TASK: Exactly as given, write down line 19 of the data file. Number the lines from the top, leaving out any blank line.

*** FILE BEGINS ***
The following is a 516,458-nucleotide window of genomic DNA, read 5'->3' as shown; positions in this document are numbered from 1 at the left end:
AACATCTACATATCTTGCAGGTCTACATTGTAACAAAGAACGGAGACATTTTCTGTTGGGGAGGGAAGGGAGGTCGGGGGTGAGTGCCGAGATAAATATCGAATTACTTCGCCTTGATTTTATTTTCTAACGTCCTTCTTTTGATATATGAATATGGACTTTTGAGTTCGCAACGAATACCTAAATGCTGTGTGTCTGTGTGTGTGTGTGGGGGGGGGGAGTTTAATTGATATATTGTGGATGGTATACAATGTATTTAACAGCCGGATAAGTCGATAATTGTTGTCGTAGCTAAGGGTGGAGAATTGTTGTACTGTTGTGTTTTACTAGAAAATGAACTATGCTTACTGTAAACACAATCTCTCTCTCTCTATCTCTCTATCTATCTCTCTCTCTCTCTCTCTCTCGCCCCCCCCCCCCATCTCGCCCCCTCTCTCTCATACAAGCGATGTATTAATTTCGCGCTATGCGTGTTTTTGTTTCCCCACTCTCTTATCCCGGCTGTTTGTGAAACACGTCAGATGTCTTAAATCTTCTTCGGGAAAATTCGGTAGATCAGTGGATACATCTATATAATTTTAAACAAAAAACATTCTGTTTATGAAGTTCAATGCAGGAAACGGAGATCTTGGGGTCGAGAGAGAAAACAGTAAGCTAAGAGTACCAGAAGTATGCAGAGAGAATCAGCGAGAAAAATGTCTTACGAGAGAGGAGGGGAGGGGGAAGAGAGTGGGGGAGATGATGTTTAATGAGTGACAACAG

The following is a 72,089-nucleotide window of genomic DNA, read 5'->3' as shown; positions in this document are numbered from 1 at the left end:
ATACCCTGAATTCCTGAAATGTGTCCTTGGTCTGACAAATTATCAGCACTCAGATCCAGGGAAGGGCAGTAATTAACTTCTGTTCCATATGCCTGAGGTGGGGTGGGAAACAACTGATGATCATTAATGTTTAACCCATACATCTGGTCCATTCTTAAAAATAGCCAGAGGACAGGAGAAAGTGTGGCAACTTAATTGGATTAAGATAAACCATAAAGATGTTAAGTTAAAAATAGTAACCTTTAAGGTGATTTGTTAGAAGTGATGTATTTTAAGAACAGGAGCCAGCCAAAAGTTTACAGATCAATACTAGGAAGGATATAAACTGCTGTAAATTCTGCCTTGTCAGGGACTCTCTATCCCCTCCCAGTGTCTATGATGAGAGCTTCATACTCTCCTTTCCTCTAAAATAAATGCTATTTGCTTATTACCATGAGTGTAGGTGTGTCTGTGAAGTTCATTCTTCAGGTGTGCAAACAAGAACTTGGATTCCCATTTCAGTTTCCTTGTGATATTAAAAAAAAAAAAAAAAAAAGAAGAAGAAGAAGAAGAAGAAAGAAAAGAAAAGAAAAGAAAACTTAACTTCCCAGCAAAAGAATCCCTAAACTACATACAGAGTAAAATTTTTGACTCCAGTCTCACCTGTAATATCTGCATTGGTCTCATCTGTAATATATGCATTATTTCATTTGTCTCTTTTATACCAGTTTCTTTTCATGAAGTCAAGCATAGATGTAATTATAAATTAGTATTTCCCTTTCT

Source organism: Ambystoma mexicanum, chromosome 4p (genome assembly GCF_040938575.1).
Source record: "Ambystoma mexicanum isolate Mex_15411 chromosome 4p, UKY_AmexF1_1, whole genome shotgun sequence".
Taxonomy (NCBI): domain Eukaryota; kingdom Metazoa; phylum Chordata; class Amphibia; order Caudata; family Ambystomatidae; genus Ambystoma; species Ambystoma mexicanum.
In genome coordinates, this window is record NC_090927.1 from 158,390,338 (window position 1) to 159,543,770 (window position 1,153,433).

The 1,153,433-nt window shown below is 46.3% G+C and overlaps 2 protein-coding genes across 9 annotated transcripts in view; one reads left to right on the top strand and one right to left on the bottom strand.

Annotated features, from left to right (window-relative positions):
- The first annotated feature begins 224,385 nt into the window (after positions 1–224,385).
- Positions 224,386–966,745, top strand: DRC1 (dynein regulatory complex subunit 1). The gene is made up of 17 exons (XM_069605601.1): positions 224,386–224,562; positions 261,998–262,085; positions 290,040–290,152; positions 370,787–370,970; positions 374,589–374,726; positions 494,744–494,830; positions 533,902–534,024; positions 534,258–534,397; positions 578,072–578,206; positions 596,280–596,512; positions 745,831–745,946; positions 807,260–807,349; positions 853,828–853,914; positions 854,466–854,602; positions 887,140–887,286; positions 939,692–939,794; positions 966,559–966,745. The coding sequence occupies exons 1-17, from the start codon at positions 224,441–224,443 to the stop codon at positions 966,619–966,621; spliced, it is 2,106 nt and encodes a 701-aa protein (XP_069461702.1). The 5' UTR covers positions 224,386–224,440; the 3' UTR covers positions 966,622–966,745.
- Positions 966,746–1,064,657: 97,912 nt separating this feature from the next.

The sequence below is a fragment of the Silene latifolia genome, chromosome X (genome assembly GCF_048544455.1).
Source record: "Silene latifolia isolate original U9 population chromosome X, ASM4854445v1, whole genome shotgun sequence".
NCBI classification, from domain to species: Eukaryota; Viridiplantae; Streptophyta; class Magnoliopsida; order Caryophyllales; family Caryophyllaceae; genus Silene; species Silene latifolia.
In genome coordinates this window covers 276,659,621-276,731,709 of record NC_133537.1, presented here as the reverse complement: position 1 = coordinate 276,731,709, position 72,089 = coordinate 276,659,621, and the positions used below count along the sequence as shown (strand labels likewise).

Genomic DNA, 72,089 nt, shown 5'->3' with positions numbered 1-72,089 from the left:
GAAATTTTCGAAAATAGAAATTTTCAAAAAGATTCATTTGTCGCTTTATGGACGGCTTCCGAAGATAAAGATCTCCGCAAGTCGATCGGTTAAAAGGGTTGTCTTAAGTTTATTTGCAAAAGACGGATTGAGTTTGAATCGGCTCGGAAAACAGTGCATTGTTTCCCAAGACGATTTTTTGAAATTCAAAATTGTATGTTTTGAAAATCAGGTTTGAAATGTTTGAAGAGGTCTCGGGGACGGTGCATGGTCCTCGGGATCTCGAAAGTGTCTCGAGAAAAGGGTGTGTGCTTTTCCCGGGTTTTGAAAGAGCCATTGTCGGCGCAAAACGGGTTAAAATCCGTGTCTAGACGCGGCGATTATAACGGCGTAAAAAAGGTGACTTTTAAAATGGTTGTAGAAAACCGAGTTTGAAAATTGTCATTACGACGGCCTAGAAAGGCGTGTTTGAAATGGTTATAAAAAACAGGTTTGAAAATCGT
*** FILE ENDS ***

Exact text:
GAAATTTTCGAAAATAGAAATTTTCAAAAAGATTCATTTGTCGCTTTATGGACGGCTTCCGAAGATAAAGATCTCCGCAAGTCGATCGGTTAAAAGGGTTGTCTTAAGTTTATTTGCAAAAGACGGATTGAGTTTGAATCGGCTCGGAAAACAGTGCATTGTTTCCCAAGACGATTTTTTGAAATTCAAAATTGTATGTTTTGAAAATCAGGTTTGAAATGTTTGAAGAGGTCTCGGGGACGGTGCATGGTCCTCGGGATCTCGAAAGTGTCTCGAGAAAAGGGTGTGTGCTTTTCCCGGGTTTTGAAAGAGCCATTGTCGGCGCAAAACGGGTTAAAATCCGTGTCTAGACGCGGCGATTATAACGGCGTAAAAAAGGTGACTTTTAAAATGGTTGTAGAAAACCGAGTTTGAAAATTGTCATTACGACGGCCTAGAAAGGCGTGTTTGAAATGGTTATAAAAAACAGGTTTGAAAATCGT